Misdirected 911 call at issue
In the aftermath of Monday's fire that destroyed the home of Bill and Jane Stotts, the questions of how a minor fire developed into a major one centered around a 911 call that was first dispatched to Lawrence, rather than Baldwin City where the call originated from, and the valuable time lost because of it.
The call was made from a Baldwin land line, not a cellular phone, which might have caused confusion.
"I started to call with the cell phone, but said, 'no, this is a 911 call,'" Jane Stotts said Friday. "I told Nathan (her son) to grab the cordless phone to call as we were leaving."
The call was made reporting the fire at 818 Indiana. There are similar addresses in both Lawrence and Baldwin. When the Lawrence Fire Department reached the address there, there was no fire. That's when dispatch made the second call that it was a Baldwin fire.
In the meantime, the Stottses moved their cars out of the driveway and watched smoke billow out of the house. Although she doesn't know how long it was from the time the call was made until the Baldwin Fire Department made the two block trek from the fire station to the house, it seemed like forever, she said.
"I had no idea why it took so long," said Stotts. "People need to know this. We lost our house. If the fire department had been there when we called, those first few minutes would have made a huge difference."
Stotts didn't know about the call being misdirected until she read it in Thursday's Signal.
"That explained a lot," she said. "We were feeling frustrated by the fire department until I found out about the call."
The fire started in an upstairs bedroom. A burning candle was the cause. The Stottses smelled smoke and saw it coming down the staircase. That's when they grabbed the phone and ran. Nathan made the call to 911.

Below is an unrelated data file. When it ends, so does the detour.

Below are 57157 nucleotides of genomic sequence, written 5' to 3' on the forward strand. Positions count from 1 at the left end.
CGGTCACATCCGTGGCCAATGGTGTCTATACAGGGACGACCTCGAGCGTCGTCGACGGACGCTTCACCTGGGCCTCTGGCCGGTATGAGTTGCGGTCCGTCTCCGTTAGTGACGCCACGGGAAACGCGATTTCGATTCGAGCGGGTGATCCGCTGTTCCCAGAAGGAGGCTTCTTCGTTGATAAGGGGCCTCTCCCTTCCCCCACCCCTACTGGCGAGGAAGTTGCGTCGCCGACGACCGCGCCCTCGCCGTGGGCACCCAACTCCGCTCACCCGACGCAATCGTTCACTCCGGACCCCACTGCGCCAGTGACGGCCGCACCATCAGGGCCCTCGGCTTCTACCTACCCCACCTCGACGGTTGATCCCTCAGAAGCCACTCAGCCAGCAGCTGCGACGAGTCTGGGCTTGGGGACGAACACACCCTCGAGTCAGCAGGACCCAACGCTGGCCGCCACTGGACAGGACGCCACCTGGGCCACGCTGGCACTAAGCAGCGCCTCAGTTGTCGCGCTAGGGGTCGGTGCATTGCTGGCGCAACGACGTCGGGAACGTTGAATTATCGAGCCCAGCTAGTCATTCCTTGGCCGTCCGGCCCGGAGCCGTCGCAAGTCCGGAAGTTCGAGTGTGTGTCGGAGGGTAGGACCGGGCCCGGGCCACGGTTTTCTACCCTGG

"I asked him about what he said and he said 'I just said our house is on fire. We're at 818 Indiana,'" she said. "That's exactly why we used the cordless."
Marjorie Hedden, shift supervisor for Douglas County Emergency, said Friday that the dispatcher made a mistake. She knows it became a problem.
"We know that, obviously," said Hedden. "Unfortunately, our dispatcher didn't get the number right. It was an unfortunate mistake all the way around. It was a complete mistake by our dispatcher. Unfortunately, mistakes happen."
She said it caused a seven minute delay in response. The 911 call came in at 3:46 p.m. At 3:53 p.m. the second dispatch was made after it was discovered not to be a Lawrence fire. Baldwin fire fighters arrived shortly after 4 p.m.
"That's critical," Stotts said of the time delay, noting that had the firemen arrived sooner, chances are the fire wouldn't have spread nearly as much. "That's extremely critical. That was the thing. As far as the community's concerns over everything that happened, we did make the call on the home phone.
The fire destroyed the $123,000 home where the Stottses have lived since 1989. Since last Monday, the Stottses have been staying at the Lodge after they were put up there by their insurance agent, Mike Sloan. They have been overwhelmed by the community's response, she said.
"The community really reached out to us even before we knew what we needed," said Stotts. "It's been wonderful community support. That is the real joy of a small community.
"People have said, 'anything you need, just let us know' and they've done that," she said. "We're just trying to make sense of the chaos. Fortunately, we were ablet to get the majority of our family photos and some family heirloom quilts that were meaningful. So far, that's all."
As for the whole experience, which continues to unfold, it's left Stotts stunned.
"It was like nothing I've ever been through before," she said. "I've seen friends go through fires before, but you can't imagine what you go through."